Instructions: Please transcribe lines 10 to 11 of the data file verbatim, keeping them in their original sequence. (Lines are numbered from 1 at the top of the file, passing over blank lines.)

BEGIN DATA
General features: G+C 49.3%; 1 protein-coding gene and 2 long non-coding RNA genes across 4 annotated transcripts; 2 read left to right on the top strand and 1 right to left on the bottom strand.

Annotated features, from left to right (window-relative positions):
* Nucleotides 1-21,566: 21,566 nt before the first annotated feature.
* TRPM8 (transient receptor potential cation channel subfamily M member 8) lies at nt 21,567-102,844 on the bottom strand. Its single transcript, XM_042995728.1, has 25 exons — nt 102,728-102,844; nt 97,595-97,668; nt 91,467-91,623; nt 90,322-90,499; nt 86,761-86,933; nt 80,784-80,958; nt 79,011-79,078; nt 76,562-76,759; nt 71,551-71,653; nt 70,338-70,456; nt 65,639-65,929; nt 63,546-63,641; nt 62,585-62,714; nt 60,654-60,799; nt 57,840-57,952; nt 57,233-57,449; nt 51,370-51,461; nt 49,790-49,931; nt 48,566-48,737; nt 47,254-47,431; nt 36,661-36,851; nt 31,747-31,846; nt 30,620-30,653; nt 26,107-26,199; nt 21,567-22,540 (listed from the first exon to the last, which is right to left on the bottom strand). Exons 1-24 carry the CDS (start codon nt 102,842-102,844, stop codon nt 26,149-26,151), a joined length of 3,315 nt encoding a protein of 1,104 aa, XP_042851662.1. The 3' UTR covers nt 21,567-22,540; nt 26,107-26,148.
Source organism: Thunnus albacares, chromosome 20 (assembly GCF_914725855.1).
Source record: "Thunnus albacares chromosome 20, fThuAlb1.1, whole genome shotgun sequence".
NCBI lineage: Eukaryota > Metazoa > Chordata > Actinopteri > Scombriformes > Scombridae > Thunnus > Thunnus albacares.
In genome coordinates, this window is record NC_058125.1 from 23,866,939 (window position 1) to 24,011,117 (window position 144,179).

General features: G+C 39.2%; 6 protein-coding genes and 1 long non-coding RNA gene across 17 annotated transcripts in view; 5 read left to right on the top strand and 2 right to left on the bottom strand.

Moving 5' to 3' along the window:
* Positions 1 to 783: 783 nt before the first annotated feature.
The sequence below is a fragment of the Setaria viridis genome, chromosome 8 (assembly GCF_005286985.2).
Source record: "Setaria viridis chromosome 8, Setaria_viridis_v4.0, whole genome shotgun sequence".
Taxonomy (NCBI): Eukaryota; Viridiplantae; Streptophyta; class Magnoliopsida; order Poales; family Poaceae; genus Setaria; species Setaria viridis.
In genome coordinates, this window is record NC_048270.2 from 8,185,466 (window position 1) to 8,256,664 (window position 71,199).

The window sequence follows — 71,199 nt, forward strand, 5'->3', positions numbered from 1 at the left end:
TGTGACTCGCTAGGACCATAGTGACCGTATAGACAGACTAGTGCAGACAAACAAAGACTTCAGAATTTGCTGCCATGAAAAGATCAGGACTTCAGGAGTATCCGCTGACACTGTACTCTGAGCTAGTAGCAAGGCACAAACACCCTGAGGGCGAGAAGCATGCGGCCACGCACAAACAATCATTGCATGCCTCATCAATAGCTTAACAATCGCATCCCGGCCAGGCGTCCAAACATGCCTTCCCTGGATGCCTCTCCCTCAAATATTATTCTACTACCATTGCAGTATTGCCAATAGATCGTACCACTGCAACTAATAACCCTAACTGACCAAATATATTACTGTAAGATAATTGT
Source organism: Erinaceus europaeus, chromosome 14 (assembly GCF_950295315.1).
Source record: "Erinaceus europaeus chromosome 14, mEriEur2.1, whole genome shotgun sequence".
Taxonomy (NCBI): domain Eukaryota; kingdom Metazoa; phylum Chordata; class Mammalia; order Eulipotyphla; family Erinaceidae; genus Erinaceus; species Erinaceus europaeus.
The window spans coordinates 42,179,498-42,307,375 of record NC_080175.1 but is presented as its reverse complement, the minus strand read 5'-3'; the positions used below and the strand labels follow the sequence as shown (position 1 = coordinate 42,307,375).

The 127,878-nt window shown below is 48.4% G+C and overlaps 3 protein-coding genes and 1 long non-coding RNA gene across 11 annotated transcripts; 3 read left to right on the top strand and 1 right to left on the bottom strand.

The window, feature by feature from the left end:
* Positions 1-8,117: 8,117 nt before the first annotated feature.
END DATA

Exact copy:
Moving 5' to 3' along the window:
* Positions 1 to 783: 783 nt before the first annotated feature.